ABS 2019. Australian Bureau of Statistics—Forward Work Program, 2019–20. ABS cat no. 1006.0. Canberra: ABS. Viewed 18 April 2020.
ABS 2020. Causes of death, Australia, 2019. Australia. ABS cat. no. 3303.0. Canberra: ABS.
ABS 2021. Intergenerational Health and Mental Health Study (IHMHS). Viewed 15 April 2021.
AIHW (Australian Institute of Health and Welfare) 2011. Young Australians: their health and wellbeing 2011. Cat. no. PHE 140. Canberra: AIHW. Viewed 15 April 2021.
AIHW 2018. Mental health services—in brief 2018. Cat. no. HSE 211. Canberra: AIHW.
AIHW 2019. Australian Burden of Disease Study: impact and causes of illness and death in Australia 2015. Australian Burden of Disease series no. 19. Cat. no. BOD 22. Canberra: AIHW.
AIHW 2020a. Australia’s health 2020 data insights. Australia’s health series no. 17. Cat. no. AUS 231. Canberra: AIHW.
AIHW 2020b. Suicide & self-harm monitoring. Canberra: AIHW. Viewed, 11 October 2020.
AIHW 2021a. Mental health services in Australia: Community mental health care services. Canberra: AIHW. Viewed 18 May 2021.
AIHW 2021b. Mental health services in Australia: Medicare-subsidised mental health-specific services. Canberra: AIHW. Viewed 18 May 2021.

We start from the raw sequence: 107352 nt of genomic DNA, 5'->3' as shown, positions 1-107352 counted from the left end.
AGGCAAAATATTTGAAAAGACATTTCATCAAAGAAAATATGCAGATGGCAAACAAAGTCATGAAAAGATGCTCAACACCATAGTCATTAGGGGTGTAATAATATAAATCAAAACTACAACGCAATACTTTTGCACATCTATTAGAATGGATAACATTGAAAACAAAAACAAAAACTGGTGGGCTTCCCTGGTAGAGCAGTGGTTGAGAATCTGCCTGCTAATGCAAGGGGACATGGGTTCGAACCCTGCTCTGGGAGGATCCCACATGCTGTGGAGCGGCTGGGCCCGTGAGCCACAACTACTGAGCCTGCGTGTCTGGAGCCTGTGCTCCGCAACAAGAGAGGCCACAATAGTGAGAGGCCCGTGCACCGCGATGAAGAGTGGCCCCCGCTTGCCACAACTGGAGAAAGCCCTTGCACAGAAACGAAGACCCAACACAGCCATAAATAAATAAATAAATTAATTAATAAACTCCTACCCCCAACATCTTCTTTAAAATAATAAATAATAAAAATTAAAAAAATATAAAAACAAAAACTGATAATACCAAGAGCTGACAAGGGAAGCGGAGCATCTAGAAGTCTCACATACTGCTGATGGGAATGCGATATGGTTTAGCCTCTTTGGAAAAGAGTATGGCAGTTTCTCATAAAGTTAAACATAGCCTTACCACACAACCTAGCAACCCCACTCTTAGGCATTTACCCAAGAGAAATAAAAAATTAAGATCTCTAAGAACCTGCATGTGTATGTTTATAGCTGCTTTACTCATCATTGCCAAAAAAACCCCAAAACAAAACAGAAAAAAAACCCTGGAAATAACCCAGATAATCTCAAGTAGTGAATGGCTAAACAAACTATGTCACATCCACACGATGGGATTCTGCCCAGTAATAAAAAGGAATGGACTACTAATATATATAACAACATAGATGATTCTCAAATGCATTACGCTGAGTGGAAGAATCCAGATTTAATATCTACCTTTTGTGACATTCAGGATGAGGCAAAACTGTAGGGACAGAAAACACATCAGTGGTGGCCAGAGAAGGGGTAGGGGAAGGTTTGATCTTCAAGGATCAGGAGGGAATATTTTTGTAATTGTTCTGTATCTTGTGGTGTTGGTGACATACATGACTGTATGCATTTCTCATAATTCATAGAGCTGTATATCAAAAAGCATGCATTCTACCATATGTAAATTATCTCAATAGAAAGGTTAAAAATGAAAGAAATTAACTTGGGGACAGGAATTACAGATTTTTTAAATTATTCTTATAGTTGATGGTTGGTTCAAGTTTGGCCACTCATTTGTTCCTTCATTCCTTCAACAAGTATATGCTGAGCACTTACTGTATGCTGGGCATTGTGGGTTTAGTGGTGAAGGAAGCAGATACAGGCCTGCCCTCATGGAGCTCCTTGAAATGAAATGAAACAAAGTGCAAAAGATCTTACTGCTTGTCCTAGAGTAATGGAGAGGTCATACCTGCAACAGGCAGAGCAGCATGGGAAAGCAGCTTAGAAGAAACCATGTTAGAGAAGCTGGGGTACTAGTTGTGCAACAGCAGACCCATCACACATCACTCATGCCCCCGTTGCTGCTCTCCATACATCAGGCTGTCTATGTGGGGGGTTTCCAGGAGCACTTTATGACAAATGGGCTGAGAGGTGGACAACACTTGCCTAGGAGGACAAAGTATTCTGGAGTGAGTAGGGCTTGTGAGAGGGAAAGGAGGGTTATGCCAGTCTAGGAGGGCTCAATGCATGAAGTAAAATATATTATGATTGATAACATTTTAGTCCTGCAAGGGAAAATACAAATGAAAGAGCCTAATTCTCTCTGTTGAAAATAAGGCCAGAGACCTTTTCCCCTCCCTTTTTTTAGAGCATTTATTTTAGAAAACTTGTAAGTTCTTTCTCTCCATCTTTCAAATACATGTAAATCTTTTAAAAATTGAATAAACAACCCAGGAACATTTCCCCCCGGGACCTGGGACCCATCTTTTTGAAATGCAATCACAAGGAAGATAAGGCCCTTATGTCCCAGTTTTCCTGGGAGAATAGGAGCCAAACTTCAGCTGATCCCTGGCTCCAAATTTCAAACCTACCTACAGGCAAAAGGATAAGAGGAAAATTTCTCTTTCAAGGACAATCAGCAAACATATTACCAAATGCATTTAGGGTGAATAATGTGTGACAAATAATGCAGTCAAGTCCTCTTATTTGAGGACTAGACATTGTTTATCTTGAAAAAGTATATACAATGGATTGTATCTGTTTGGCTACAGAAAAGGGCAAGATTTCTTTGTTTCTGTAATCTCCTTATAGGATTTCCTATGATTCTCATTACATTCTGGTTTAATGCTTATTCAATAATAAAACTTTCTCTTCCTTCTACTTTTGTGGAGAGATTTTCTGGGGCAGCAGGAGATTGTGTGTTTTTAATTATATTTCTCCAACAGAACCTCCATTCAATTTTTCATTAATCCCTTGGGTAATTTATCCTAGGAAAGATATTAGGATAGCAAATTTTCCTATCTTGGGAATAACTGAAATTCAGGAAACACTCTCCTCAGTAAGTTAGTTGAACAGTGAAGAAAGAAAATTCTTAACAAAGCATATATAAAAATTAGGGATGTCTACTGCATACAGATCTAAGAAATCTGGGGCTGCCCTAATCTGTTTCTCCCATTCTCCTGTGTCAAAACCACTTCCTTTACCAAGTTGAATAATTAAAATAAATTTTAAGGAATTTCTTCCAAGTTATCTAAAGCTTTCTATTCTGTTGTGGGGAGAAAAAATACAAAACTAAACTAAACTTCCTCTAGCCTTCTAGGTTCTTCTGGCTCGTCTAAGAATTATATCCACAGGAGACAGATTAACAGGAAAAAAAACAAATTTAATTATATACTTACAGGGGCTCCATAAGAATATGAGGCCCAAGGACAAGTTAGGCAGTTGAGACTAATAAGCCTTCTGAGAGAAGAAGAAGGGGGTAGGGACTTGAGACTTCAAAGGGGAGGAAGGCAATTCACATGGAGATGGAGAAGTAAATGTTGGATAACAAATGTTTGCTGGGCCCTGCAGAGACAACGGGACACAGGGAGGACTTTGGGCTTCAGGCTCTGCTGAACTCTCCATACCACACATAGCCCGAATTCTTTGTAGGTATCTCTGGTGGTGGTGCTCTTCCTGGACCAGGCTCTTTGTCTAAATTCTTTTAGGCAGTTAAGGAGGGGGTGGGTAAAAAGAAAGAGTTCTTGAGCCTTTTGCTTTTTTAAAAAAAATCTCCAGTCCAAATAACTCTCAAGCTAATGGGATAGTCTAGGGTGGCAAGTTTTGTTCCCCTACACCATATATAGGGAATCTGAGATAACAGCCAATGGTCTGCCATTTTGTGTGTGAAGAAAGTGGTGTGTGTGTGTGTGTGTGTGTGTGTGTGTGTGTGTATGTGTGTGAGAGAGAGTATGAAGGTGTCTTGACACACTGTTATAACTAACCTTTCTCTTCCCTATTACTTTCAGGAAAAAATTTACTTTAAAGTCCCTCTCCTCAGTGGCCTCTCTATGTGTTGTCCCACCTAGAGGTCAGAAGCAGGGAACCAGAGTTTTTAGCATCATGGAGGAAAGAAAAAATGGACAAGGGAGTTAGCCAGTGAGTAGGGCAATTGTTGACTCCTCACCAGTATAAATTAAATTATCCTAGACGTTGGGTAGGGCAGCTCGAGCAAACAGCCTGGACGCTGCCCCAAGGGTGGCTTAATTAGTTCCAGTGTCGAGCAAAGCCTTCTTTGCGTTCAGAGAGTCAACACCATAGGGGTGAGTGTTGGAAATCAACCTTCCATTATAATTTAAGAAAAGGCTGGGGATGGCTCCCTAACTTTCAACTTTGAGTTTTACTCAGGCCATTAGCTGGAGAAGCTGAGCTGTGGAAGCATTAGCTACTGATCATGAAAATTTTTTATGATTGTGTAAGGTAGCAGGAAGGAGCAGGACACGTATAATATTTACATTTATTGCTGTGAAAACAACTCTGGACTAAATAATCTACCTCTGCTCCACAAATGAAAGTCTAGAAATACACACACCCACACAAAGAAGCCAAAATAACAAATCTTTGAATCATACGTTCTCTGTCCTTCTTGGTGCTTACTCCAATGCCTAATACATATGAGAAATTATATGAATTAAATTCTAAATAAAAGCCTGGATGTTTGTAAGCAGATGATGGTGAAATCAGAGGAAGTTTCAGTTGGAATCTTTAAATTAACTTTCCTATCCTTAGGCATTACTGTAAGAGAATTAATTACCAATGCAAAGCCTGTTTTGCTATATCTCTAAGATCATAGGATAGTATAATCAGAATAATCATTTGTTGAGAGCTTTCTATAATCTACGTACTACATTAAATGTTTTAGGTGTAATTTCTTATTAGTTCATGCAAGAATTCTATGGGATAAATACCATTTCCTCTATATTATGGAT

AIHW 2021c. Mental health services in Australia: Mental health services provided in emergency departments. Canberra: AIHW. Viewed 18 May 2021.
AIHW 2021d. Mental health services in Australia: Overnight admitted mental health-related care. Canberra: AIHW. Viewed 18 May 2021.
AIHW 2021e. Mental health services in Australia: Same-day admitted mental health-related care. Canberra: AIHW. Viewed 18 May 2021.
AIHW: Pointer SC 2021. Hospitalised injury in children and young people, 2017–18. Injury research and statistics series no. 135. Cat. no. INJCAT 217. Canberra: AIHW.
Centre for Epidemiology and Evidence 2019. Reporting of hospitalisation-related indicators on HealthStats NSW: impact of changes to emergency department admissions. Statistical method no. 8 April 2019. HealthStats NSW. Sydney: NSW Ministry of Health.
DoH (Department of Health) 2007. What is mental illness? Canberra: Department of Health. Viewed 28 April 2020.
DoH 2020. Youth Taskforce interim report. Canberra: Department of Health. Viewed 11 October 2020.
Lawrence D, Johnson S, Hafekost J, Boterhoven De Haan K, Sawyer M, Ainley J et al. 2015. The mental health of young people and adolescents. Report on the second Australian Child and Adolescent Survey of Mental Health and Wellbeing. Canberra: Department of Health. Viewed Viewed 15 April 2021.
NMHC (National Health and Medical Research Council) 2019. National Young People’s Mental Health and Wellbeing Strategy. Viewed 15 April 2021.
WHO (World Health Organization) 2018. Mental health: strengthening our response. Geneva: WHO. Viewed 19 April 2020.
For more information on hospitals admitted patient care data quality for 2018–19, see Appendix A in Admitted patient care 2018–19 Appendixes.